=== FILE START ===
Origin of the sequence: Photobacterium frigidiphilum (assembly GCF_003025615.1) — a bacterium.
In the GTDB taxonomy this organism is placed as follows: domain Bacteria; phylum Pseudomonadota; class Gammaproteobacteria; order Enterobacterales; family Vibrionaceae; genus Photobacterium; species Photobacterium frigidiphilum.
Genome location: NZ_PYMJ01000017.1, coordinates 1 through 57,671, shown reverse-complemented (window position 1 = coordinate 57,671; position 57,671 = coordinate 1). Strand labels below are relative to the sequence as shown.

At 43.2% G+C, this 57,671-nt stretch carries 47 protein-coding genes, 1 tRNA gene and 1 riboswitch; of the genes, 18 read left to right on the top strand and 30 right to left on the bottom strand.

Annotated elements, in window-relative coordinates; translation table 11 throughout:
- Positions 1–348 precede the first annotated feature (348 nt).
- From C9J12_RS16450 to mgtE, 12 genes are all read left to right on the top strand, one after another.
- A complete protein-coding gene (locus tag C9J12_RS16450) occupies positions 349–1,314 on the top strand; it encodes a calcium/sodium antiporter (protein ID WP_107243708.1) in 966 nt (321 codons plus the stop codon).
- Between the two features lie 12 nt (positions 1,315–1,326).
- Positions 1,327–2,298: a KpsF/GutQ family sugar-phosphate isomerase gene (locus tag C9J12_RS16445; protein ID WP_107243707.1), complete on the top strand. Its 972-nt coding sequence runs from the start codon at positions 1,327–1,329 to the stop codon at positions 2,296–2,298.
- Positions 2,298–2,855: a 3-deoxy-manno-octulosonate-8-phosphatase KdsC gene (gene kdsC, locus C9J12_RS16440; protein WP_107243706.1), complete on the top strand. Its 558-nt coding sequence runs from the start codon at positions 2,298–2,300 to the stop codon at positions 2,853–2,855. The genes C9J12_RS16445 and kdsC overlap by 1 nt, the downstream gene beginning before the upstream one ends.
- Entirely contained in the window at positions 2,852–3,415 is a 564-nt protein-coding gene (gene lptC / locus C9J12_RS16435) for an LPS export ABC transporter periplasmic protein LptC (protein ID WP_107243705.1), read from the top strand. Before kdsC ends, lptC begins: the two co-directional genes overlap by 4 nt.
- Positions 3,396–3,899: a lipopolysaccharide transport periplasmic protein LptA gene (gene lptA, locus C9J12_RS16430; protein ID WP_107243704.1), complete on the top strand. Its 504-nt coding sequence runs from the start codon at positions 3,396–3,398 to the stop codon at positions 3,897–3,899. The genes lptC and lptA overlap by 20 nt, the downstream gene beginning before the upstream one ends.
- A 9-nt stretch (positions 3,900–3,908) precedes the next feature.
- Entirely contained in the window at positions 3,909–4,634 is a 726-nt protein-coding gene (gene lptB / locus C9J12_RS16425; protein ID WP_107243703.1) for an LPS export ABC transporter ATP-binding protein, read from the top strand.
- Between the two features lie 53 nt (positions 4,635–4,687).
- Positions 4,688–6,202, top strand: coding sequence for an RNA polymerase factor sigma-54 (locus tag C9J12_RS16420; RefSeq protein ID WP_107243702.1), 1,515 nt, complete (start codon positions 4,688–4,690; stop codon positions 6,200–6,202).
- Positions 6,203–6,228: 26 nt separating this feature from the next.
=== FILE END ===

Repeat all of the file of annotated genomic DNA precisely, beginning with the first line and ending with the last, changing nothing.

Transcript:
Origin of the sequence: Photobacterium frigidiphilum (assembly GCF_003025615.1) — a bacterium.
In the GTDB taxonomy this organism is placed as follows: domain Bacteria; phylum Pseudomonadota; class Gammaproteobacteria; order Enterobacterales; family Vibrionaceae; genus Photobacterium; species Photobacterium frigidiphilum.
Genome location: NZ_PYMJ01000017.1, coordinates 1 through 57,671, shown reverse-complemented (window position 1 = coordinate 57,671; position 57,671 = coordinate 1). Strand labels below are relative to the sequence as shown.

At 43.2% G+C, this 57,671-nt stretch carries 47 protein-coding genes, 1 tRNA gene and 1 riboswitch; of the genes, 18 read left to right on the top strand and 30 right to left on the bottom strand.

Annotated elements, in window-relative coordinates; translation table 11 throughout:
- Positions 1–348 precede the first annotated feature (348 nt).
- From C9J12_RS16450 to mgtE, 12 genes are all read left to right on the top strand, one after another.
- A complete protein-coding gene (locus tag C9J12_RS16450) occupies positions 349–1,314 on the top strand; it encodes a calcium/sodium antiporter (protein ID WP_107243708.1) in 966 nt (321 codons plus the stop codon).
- Between the two features lie 12 nt (positions 1,315–1,326).
- Positions 1,327–2,298: a KpsF/GutQ family sugar-phosphate isomerase gene (locus tag C9J12_RS16445; protein ID WP_107243707.1), complete on the top strand. Its 972-nt coding sequence runs from the start codon at positions 1,327–1,329 to the stop codon at positions 2,296–2,298.
- Positions 2,298–2,855: a 3-deoxy-manno-octulosonate-8-phosphatase KdsC gene (gene kdsC, locus C9J12_RS16440; protein WP_107243706.1), complete on the top strand. Its 558-nt coding sequence runs from the start codon at positions 2,298–2,300 to the stop codon at positions 2,853–2,855. The genes C9J12_RS16445 and kdsC overlap by 1 nt, the downstream gene beginning before the upstream one ends.
- Entirely contained in the window at positions 2,852–3,415 is a 564-nt protein-coding gene (gene lptC / locus C9J12_RS16435) for an LPS export ABC transporter periplasmic protein LptC (protein ID WP_107243705.1), read from the top strand. Before kdsC ends, lptC begins: the two co-directional genes overlap by 4 nt.
- Positions 3,396–3,899: a lipopolysaccharide transport periplasmic protein LptA gene (gene lptA, locus C9J12_RS16430; protein ID WP_107243704.1), complete on the top strand. Its 504-nt coding sequence runs from the start codon at positions 3,396–3,398 to the stop codon at positions 3,897–3,899. The genes lptC and lptA overlap by 20 nt, the downstream gene beginning before the upstream one ends.
- A 9-nt stretch (positions 3,900–3,908) precedes the next feature.
- Entirely contained in the window at positions 3,909–4,634 is a 726-nt protein-coding gene (gene lptB / locus C9J12_RS16425; protein ID WP_107243703.1) for an LPS export ABC transporter ATP-binding protein, read from the top strand.
- Between the two features lie 53 nt (positions 4,635–4,687).
- Positions 4,688–6,202, top strand: coding sequence for an RNA polymerase factor sigma-54 (locus tag C9J12_RS16420; RefSeq protein ID WP_107243702.1), 1,515 nt, complete (start codon positions 4,688–4,690; stop codon positions 6,200–6,202).
- Positions 6,203–6,228: 26 nt separating this feature from the next.